A guide to modern load balancing: how to find the right solution
The idea behind load balancing is straightforward enough. It’s simply spreading traffic as well as the accompanying workload across a number of servers within a network instead of expecting one server to handle all of the traffic a website gets. It’s kind of like turning Christmas dinner into a potluck instead of expecting one host to prepare, serve and clean up a gigantic meal on their own.
Investing in a load balancing solution isn’t so simple, however. In many cases the costs may end up outweighing the benefits, and in other cases the benefits are hampered by the way the solution actually works.
The benefits of balance
The more servers available to do the necessary work, the more quickly and efficiently the work gets done, and the less work any one server has to do. This increases the overall efficiency of the network, minimizing downtime while maximizing performance and reliability.
There’s another inherent benefit to load balancing, which is that it offers protection against DDoS attacks. It’s much harder to overwhelm a targeted website with malicious traffic when that malicious traffic is spread over a multi-server environment.
How a load balancer works
With a load balancing solution, all requests to a website go to the load balancing server. This server contains the IP addresses of the network of actual servers that will be sharing the traffic and workload. The load balancing server either acts as a proxy between a website’s servers and website’s users, accepting all traffic, or as a gateway that assigns each user to a server and then removes itself from the interaction thereafter.
The requests that come to the website are redirected by the load balancing server according to the load balancing algorithm that has been chosen by the administrator.
Common load balancing solutions (and their shortfalls)
There are a number of solutions that have historically been employed for load balancing, however with the new challenges brought on by the current reality of the internet, these solutions aren’t quite cutting it.
Hardware: Hardware load balancing used to be based on a hardware load-balancing device (HLD). These single-function devices are largely being replaced by application delivery controllers, or ADCs, which use server-based hardware and have a number of functions for optimizing for enterprise applications including data center resource use, reliability, security and end-user performance.
While ADCs are a marked improvement over HLDs, ADCs suffer from a single point of failure and may bottleneck traffic if they aren’t configured or maintained correctly. They’re really only a viable solution for organizations that have the dedicated staff to setup and maintain these solutions, as well as the capital to take care of the high maintenance overhead. Regardless, both HLDs and ADCs are widely considered aging technology.
Software: As one might expect, software load balancing solutions are based on software, which can be used as part of an operating system, implemented with a DNS solution (see below) or as a component of a virtual service and application delivery solution, which is a more common option today. Software-based options are often touted as less expensive options compared to hardware-based.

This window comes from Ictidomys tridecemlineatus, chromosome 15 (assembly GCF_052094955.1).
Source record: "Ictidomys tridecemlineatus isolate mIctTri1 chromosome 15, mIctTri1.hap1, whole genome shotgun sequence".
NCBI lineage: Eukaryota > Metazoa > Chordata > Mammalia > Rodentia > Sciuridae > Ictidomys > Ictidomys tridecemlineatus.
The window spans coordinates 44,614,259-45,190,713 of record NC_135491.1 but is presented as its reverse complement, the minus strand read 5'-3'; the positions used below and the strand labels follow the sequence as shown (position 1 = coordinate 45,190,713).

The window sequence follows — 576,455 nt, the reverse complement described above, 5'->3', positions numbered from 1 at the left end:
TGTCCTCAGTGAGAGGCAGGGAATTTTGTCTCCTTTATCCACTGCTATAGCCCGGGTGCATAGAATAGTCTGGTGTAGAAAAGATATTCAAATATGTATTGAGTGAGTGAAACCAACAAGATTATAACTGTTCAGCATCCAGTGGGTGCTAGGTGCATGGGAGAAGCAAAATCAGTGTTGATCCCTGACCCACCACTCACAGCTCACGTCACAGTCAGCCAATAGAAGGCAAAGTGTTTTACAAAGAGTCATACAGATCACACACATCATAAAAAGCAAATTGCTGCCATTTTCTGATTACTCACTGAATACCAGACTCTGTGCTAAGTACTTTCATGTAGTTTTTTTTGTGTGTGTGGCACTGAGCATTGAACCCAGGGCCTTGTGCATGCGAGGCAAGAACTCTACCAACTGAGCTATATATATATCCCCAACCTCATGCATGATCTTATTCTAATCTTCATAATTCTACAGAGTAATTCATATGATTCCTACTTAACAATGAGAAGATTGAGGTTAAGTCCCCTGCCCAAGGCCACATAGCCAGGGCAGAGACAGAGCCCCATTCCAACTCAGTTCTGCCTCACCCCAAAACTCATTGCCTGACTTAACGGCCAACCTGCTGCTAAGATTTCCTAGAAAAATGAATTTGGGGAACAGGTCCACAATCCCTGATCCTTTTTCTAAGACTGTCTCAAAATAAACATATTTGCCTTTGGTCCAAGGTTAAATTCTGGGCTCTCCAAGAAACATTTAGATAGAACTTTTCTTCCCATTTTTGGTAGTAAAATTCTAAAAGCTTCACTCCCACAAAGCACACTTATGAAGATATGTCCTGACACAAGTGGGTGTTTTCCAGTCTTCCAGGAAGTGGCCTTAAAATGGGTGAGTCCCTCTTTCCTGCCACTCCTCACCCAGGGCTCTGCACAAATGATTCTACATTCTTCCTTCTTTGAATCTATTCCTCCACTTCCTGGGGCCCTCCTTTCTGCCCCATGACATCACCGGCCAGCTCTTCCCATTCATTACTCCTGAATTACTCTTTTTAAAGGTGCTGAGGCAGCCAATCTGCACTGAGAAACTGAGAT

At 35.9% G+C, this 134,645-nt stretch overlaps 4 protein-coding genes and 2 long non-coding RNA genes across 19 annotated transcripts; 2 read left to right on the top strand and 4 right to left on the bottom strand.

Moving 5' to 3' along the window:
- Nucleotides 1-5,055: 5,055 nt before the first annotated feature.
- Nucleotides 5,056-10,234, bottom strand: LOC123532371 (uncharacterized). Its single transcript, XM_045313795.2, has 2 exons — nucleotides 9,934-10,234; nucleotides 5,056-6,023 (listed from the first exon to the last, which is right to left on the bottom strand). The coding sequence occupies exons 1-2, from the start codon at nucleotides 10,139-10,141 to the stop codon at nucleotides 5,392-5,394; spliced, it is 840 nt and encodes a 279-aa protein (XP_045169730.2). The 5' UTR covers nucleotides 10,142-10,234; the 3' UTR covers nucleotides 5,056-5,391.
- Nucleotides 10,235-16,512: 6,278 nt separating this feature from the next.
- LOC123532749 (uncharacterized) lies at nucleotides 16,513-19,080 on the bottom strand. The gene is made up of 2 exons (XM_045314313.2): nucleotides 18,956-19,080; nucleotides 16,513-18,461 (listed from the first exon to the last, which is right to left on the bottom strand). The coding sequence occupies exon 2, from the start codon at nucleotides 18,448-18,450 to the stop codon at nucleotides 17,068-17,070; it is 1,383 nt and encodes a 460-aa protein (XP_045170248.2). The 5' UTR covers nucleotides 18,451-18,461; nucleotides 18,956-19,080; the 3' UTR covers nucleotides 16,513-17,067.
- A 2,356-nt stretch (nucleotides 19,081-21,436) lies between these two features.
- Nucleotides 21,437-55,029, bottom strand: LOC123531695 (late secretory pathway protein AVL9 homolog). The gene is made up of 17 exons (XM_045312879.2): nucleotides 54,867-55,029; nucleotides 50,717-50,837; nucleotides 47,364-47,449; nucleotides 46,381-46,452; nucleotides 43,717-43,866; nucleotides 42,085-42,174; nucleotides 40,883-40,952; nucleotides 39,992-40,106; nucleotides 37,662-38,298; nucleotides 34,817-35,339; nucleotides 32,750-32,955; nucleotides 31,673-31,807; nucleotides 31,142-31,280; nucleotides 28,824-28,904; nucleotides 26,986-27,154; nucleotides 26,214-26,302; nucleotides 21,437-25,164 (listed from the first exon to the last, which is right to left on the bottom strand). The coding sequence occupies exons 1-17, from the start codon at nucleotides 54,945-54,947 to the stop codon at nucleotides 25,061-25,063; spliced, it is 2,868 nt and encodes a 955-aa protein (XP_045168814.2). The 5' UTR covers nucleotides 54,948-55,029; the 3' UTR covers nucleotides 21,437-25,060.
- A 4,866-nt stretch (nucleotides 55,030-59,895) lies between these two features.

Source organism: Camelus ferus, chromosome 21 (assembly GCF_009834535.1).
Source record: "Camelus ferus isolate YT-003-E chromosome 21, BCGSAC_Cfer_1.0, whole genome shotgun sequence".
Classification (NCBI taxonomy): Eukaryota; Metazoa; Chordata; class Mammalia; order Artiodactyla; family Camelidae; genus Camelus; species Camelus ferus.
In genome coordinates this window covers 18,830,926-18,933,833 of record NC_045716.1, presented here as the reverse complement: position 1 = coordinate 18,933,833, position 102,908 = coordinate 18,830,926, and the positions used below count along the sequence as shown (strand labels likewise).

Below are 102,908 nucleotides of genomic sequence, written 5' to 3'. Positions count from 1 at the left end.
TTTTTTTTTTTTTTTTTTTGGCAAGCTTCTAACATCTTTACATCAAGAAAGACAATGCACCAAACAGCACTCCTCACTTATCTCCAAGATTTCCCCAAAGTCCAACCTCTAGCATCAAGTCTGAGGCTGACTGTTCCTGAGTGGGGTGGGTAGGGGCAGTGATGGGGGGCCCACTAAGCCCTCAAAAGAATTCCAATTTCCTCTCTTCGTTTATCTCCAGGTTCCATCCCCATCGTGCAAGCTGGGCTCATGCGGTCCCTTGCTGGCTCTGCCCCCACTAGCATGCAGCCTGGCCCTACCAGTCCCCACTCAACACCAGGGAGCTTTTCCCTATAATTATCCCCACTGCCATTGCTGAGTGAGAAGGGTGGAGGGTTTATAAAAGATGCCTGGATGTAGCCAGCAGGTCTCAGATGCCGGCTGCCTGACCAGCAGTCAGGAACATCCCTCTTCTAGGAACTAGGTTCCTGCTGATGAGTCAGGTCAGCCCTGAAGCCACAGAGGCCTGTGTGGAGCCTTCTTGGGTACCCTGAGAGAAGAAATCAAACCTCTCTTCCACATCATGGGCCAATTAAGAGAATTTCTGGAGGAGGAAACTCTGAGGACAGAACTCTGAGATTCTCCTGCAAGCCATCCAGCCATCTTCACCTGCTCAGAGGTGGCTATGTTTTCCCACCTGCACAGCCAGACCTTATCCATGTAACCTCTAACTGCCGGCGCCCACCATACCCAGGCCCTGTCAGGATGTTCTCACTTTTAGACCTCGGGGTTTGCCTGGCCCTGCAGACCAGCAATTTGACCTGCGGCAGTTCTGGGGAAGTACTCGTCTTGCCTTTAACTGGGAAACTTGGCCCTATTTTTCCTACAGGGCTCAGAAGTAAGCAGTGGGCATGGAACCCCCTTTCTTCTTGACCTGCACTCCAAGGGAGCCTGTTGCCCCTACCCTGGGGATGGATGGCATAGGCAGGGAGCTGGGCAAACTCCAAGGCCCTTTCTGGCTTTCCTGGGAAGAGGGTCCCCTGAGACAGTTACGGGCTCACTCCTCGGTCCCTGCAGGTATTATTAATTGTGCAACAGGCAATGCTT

The issue with these software-based solutions is that regardless of implementation, they still require hardware to run on, as well as intensive setup and maintenance, which not only bumps up the total cost of ownership but requires organizations to work with multiple vendors which can lead to compatibility issues. Due to the expense and logistics, these solutions are often beyond the means of many organizations.
DNS: DNS load balancing is a simple approach in which an administrator establishes load balancing pools for different geographic regions, allowing the solution to enhance site performance by reducing the distance between users and data centers. This can be effective for simple websites but otherwise has notable limitations.
For instance, DNS load balancing uses the most basic load balancing algorithm, Round Robin, which sends requests to servers based on the order presented in a list of servers. This is a problem because DNS records lack failure detection and without a third-party monitoring solution will direct users to servers that are down simply because they’re next in the order.
Open Source: Open source-based load balancing is load balancing that relies on open source software and other open source components. This offers a cost-related advantage, to be sure, but also several distinct disadvantages. These include the lack of support and service that tend to accompany open source solutions – making highly expert in-house staff necessary, and expensive requirements for hardware to run on.
Where to look instead
In order to maximize the accompanying benefits of a load-balancing solutions, organizations may want to consider a content delivery network [click here to learn more about CDN]. This is a global network of proxy cache servers designed to improve website speed and performance through front end optimization and network performance optimization, and because it’s a multi-server environment it provides built in global server load balancing.
Otherwise, organizations will want to look to the cloud for their load balancing in order to reduce costs and eliminate hardware requirements as well as complicated configuration and maintenance. Leading cloud-based solutions also typically feature both performance-based and geo-targeting algorithms, accurate health checks and instant implementation of routing changes.
There are different levels of quality when it comes to load balancing, just as there are with potluck Christmas dinners. However, no one has ever cost an organization major money or caused major grief by bringing a bag of Doritos as their contribution to a dinner party. Choose wisely.